THE PRESENT article was prepared at the request of the American Medical Association as part of the symposium on poliomyelitis. It represents the author's evaluation of published and unpublished data pertinent to the prophylactic use of gamma globulin in prevention of poliomyelitis. The chief sources of data are the four recently published papers of Dr. Hammon and his associates.1 The critical analyses and opinions of Dr. Alexander Langmuir, Dr. William Clark, Dr. Albert Sabin,2 Dr. Karl Habel,3 Dr. Harry Weaver, and others have been obtained through personal communication and carefully considered prior to preparing this discussion.
Inasmuch as many and varied hypotheses have been advanced concerning the epidemiology of poliomyelitis, it is first necessary to summarize very briefly the generally held epidemiologic concept of the natural occurrence of poliomyelitis, so as to bring our thinking onto common ground. Since the paralytic disease is of primary concern, it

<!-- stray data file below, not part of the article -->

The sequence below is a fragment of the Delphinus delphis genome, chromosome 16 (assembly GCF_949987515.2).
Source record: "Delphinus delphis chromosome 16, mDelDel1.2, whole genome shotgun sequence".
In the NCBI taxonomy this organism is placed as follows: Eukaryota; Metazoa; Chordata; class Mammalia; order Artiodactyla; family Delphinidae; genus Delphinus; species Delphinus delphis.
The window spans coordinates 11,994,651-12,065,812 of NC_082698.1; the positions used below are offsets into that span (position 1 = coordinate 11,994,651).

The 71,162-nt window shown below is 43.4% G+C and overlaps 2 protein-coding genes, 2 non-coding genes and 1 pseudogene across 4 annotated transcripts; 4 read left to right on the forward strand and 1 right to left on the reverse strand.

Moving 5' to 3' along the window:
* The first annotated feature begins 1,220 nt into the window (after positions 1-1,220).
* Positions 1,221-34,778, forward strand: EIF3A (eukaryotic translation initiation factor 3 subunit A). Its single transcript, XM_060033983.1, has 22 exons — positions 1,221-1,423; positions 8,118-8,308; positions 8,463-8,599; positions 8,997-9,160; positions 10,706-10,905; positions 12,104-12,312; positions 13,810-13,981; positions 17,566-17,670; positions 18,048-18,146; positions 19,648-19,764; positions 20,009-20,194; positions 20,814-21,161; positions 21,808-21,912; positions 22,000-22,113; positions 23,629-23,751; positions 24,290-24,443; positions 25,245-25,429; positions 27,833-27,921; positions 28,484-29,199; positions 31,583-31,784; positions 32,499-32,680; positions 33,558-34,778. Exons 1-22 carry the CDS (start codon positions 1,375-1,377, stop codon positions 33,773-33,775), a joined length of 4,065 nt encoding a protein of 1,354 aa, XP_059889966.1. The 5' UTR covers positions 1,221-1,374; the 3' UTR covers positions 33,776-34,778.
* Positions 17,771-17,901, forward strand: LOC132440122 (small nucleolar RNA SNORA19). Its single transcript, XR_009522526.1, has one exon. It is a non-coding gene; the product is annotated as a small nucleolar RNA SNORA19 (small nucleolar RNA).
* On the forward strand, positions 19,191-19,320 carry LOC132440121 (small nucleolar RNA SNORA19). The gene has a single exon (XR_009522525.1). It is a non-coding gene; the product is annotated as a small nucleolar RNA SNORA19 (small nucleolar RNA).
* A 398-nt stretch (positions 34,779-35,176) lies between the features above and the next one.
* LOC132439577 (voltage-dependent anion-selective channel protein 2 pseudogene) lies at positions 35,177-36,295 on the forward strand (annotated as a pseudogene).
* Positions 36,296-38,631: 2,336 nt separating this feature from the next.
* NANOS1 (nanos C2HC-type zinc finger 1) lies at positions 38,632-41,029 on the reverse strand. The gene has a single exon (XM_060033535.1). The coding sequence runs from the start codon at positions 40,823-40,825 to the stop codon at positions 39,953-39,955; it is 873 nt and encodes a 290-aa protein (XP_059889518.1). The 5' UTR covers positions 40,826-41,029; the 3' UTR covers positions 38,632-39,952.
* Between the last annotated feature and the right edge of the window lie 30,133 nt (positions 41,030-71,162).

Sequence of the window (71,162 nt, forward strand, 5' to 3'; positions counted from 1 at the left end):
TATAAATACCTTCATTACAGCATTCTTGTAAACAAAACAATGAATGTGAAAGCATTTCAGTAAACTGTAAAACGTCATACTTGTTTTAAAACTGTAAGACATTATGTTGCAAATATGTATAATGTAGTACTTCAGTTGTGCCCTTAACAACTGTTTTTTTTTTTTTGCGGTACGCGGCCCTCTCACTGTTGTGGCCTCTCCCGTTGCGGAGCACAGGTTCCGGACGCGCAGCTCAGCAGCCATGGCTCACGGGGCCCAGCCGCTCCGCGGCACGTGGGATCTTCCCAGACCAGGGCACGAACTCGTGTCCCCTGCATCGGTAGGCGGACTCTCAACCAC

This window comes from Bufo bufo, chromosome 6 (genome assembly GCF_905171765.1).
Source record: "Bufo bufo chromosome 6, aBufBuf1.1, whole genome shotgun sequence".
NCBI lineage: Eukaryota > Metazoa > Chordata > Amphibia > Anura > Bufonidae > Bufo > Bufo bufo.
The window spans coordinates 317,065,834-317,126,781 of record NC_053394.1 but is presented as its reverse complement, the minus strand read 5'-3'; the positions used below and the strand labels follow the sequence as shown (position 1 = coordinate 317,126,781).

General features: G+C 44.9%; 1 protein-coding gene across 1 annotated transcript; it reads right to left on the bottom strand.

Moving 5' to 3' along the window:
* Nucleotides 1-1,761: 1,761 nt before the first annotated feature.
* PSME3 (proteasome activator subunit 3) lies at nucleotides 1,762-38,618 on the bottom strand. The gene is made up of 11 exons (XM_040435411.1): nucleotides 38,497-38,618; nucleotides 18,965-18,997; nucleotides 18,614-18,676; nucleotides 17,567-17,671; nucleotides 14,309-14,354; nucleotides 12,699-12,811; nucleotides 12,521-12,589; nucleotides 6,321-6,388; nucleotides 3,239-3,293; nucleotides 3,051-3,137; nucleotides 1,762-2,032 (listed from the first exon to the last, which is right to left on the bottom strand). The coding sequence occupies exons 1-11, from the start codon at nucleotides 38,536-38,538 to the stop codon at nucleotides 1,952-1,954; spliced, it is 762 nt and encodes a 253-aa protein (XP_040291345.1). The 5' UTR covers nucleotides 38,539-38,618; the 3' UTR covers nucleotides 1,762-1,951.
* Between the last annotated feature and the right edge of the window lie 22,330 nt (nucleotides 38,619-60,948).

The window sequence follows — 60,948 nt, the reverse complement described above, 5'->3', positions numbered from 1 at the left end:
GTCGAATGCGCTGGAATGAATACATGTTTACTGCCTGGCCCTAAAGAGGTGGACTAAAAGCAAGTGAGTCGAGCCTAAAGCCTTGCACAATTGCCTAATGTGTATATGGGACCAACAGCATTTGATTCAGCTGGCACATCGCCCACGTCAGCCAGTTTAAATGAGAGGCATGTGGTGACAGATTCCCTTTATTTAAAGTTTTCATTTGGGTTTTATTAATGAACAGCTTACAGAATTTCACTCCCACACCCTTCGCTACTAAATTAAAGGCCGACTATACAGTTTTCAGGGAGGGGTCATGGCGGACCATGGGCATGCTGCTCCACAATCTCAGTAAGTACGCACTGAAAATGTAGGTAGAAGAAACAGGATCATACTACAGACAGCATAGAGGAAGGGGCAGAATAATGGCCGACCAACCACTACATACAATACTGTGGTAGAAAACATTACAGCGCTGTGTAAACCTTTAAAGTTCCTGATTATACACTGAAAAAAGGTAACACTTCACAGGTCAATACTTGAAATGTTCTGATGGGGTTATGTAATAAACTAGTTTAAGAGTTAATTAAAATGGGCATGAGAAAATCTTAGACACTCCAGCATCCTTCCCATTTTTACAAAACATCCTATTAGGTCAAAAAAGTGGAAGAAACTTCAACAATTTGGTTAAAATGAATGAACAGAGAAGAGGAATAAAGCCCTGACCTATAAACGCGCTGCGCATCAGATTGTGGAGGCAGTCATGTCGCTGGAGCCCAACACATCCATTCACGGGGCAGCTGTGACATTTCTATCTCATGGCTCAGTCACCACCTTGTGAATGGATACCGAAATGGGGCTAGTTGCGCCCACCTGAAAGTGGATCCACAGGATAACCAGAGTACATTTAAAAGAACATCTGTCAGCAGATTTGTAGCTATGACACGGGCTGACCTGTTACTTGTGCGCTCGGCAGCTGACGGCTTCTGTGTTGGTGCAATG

BELL JA. EPIDEMIOLOGICAL ASPECTS OF GAMMA GLOBULIN PROPHYLAXIS IN POLIOMYELITIS: A Critical Evaluation. AMA Am J Dis Child. 1953;86(3):311–318. doi:10.1001/archpedi.1953.02050080321007
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